The often “invisible” labor of migrant domestic workers contributed billions of dollars to Hong Kong’s economy last year, equivalent to 3.6 percent of the city’s GDP, according to a new report.
The report, titled “The Value of Care,” was released yesterday by the Hong Kong charity Enrich and the global financial information company Experian. The study found that migrant domestic workers (MDWs) contributed, both directly and indirectly, HK$98.9 billion (about US$12.6 billion) to the economy in 2018.
“Domestic work is, in many ways, invisible and undervalued work that disproportionately falls on women, often migrants,” Enrich’s executive director, Lucinda Pike, was quoted as saying in a release accompanying the report. “We are thrilled that this research shows how the presence of domestic workers unlocks extra economic potential.”
The report’s authors calculated the economic impact of MDWs based on their direct contributions to the economy, in the form of spending, as well as their indirect contributions, in the form of the “real value” of the childcare and elder care they provide, as well as the economic benefit of the thousands of mothers who are able to participate in the labor force because of them.
The study found that MDWs’ “absolute value” to the economy — the direct contribution half of the equation — amounted to some HK$7.6 billion. The value of the extra time their labor affords other participants in the workforce, meanwhile, comes to a whopping HK$20.1 billion. But the actual value of the services MDWs provide dwarfs both figures, coming in at HK$71.2 billion.
The findings reveal the extent to which domestic labor has become an integral, albeit often overlooked, element of Hong Kong’s society and economy.
For instance, the presence of an MDW in a household usually translates to better grades for children in that household because, the authors posit, the services provided by the domestic worker free up time that parents can spend helping their children with schoolwork.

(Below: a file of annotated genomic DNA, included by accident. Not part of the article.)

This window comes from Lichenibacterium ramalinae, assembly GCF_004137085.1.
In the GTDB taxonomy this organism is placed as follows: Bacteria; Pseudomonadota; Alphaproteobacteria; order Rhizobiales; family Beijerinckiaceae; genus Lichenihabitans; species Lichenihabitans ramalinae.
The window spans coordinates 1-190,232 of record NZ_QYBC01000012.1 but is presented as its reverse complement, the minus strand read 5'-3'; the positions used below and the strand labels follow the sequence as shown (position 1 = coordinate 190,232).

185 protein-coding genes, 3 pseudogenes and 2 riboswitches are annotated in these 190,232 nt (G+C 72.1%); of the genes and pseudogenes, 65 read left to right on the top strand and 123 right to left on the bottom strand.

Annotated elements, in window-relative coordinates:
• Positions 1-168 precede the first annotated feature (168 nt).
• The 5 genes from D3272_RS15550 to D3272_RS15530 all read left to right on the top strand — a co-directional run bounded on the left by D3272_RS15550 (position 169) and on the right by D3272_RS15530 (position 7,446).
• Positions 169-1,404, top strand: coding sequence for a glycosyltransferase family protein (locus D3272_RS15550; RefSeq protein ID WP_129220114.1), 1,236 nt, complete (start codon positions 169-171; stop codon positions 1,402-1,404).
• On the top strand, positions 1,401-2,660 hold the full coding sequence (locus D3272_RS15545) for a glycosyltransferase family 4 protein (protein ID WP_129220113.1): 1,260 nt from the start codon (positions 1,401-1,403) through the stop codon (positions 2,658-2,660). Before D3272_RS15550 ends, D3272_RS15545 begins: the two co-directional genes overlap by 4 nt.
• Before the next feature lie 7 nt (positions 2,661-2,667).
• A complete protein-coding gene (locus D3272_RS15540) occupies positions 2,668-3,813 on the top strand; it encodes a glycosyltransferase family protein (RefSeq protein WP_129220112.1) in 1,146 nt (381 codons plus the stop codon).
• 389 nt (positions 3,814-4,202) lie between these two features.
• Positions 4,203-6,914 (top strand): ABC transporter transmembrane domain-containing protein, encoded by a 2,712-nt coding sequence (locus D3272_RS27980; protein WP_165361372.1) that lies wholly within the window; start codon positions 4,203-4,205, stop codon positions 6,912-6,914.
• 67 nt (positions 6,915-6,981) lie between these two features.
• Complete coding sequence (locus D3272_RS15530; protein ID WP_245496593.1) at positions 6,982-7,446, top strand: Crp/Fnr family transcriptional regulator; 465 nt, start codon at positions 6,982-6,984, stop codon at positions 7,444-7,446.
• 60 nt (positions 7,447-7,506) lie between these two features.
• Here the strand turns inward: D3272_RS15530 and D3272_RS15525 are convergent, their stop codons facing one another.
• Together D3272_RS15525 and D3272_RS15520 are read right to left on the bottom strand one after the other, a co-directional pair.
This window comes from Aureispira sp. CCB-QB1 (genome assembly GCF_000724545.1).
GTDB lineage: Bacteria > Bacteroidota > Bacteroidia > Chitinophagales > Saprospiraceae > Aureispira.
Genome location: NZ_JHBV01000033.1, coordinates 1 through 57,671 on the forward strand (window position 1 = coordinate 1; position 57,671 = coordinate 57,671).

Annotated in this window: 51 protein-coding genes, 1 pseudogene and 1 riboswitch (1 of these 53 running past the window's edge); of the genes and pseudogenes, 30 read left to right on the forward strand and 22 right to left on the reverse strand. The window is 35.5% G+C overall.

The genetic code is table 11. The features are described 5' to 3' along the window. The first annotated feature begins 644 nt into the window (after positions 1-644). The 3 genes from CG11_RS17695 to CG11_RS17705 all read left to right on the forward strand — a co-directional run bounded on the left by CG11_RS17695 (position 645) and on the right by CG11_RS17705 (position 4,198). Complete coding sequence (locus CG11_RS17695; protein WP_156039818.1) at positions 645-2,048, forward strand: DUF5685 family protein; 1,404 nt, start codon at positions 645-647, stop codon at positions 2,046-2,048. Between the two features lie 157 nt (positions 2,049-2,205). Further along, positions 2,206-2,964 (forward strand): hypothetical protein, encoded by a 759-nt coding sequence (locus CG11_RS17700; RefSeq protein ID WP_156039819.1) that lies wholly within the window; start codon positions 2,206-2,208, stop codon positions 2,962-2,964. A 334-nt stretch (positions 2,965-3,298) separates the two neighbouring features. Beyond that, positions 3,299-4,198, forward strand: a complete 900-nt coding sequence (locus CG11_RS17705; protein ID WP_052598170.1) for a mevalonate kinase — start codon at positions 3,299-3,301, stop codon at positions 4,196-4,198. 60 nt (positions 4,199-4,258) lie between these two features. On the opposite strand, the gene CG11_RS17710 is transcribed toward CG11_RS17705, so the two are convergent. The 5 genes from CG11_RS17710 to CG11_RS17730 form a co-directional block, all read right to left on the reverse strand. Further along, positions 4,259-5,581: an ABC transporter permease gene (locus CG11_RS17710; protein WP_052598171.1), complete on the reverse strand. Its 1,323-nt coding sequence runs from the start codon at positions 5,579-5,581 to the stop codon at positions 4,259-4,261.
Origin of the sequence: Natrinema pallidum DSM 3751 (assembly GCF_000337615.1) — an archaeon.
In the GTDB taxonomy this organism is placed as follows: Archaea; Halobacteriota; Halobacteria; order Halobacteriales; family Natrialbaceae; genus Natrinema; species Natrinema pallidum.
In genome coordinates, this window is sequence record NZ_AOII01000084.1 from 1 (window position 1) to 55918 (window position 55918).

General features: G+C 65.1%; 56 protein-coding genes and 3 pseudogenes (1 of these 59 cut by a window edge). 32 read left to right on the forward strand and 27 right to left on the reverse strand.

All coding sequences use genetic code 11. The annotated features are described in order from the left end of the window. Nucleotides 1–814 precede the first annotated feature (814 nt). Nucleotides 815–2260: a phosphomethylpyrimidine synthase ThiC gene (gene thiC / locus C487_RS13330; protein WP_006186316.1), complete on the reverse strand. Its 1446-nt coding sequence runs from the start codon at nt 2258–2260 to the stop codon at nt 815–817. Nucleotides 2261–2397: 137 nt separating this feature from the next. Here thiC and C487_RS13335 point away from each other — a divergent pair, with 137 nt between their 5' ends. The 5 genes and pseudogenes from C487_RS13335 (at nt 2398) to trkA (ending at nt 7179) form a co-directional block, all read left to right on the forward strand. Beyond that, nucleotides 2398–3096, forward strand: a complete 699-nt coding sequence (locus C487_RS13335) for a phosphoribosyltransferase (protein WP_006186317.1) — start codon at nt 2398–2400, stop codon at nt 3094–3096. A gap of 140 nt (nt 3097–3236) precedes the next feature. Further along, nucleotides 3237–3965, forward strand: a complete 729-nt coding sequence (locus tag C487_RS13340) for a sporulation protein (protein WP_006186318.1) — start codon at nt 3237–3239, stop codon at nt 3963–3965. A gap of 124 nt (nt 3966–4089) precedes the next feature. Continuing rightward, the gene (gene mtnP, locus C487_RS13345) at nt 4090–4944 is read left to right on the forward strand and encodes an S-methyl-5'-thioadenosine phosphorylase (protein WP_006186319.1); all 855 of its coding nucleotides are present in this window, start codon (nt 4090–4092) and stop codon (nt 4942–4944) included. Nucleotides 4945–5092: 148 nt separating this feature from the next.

And speaking of children, the cost of childcare as provided by an MDW is practically a steal, saving families as much as 70 percent when compared to other types of early childhood care, like daycares. Over 70 of Hong Kong’s more than 385,000 MDWs are involved in some form of childcare.
On the other end of the age spectrum, MDWs are filling an increasingly crucial role in caring for the city’s elderly. Some 40 percent of MDWs are involved in some form of elder care, demand for which is expected to nearly double by 2030 as Hong Kong’s population ages.
But the group deriving perhaps the greatest economic benefits from MDWs is mothers. According to the study, labour force participation is 30 percent higher among mothers who employ domestic workers than it is among those who don’t have the benefit of extra help at home. Another study cited by report found that 29 percent of working mothers would quit their jobs if they didn’t have an MDW.
However, one group that isn’t fully sharing in the benefits of Hong Kong MDW boom is the workers themselves. More than 80 percent of MDWs in Hong Kong are in debt, though many of the debts were preexisting.
Compounding the problem is the fact that only 18 percent of Hong Kong MDWs have bank accounts, and find it difficult to access formal financial services. That means when they do need to borrow, say in the event of a family emergency, they turn “turned to employers or agencies, who charge high interest rates (up to 120%), keeping MDWs trapped in the cycle of debt.”
And for all the benefits they provide, domestic workers can find their position in Hong Kong very precarious, as evidenced by the recent case of a Filipino woman who was fired for being diagnosed with cancer.
The report goes on to call for greater emphasis on financial literacy among MDWs, and for destination cities like Hong Kong to implement policies that make it easier for workers to access formal financial institutions as an “immediate step in ensuring that there is a mutually beneficial relationship between migrant domestic workers and their destination cities.”
Correction: A previous version of this story incorrectly characterized Enrich as an advocacy group. In fact, the organization is a charity. Coconuts HK apologizes for any confusion caused.